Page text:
Radeon Integer Display Scaling: This one is actually kind of cool, in that it’s not something Nvidia ever really targets with their feature sets. Retro games are a part of the appeal of a PC – the idea that (theoretically) any Windows title ever released could still be played today on a PC, and modern markets like GOG offer patched versions of old titles to run on Windows 10. However, their resolution often scales poorly and display-applied stretching and squashing can make them look a lot worse. Integer Display Scaling fixes this by offering a flat pixel scaling mechanism, using a pixel-squaring mechanic along with empty space insertion to allow an image to scale up to fit a modern display while maintaining the original image fidelity. This does mean that the softness that can sometimes enhance a retro game’s look goes away, but it gives you more period-accurate visuals and removes any stretching that would come from a game being monitor-scaled to match the aspect ratio of a modern display (which is very different and much wider than our old CRTs!). This one largely comes down to preference, but if you play a lot of older titles on your modern PC, this feature offers something to make that work more authentically.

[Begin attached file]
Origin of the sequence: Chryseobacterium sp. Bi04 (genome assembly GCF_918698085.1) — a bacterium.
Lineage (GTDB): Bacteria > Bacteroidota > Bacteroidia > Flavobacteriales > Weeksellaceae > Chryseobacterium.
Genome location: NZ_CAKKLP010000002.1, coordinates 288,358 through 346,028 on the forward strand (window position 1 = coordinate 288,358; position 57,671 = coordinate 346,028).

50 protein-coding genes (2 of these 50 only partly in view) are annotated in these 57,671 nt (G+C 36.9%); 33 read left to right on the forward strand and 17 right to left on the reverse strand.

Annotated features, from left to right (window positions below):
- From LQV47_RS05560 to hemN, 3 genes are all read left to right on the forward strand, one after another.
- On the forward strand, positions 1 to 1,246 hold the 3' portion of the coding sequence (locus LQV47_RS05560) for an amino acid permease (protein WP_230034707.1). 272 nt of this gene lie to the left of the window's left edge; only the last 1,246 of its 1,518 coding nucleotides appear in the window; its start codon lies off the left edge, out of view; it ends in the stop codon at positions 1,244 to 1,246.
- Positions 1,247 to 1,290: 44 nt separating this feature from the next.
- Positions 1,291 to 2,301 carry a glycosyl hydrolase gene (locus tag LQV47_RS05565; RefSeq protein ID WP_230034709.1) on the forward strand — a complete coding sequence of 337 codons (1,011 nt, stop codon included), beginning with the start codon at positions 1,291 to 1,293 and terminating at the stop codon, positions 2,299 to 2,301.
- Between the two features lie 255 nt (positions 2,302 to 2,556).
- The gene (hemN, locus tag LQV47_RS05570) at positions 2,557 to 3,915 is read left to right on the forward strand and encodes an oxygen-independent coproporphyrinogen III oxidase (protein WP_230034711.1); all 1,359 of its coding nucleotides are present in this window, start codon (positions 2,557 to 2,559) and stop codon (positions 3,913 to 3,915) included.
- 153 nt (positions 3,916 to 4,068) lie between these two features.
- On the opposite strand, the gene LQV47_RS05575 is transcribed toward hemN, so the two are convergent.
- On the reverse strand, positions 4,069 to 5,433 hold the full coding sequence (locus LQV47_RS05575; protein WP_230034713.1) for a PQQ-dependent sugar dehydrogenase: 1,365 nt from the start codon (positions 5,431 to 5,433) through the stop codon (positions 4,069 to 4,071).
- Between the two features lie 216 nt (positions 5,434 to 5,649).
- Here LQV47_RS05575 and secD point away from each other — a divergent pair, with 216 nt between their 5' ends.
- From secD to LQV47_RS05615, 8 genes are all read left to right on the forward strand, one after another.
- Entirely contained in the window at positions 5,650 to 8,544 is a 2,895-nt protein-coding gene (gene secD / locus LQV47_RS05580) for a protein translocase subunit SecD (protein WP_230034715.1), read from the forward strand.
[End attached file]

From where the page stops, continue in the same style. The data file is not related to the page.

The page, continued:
FidelityFX/GPUOpen: Like GameWorks from Nvidia, AMD offers a suite of enhancements that are tuned and tweaked to work better on their cards, with the newest RDNA2 implementation leaning on features like Variable Rate Shading and Contrast Adaptive Sharpening. However, unlike GameWorks, FidelityFX is fully open source and documented, allowing developers to implement and adjust the code as needed to better suit their engine or even to optimize more for a general hardware set. It includes a set of similar features to GameWorks – TressFX for hair, fur, and foliage, lighting and shadow toolkits, GeometryFX for managing scene geometry more efficiently, and a mix of other tools with broad application. With AMD GPUs now powering the main visual-fidelity focused game consoles of the last two generations, FidelityFX does have broad support and many of the older tools from GPUOpen have implementations in tons of titles. At the RX 6000 launch, there will already be titles available with FidelityFX optimizations and as the new generation consoles roll out, this will likely continue to grow in support.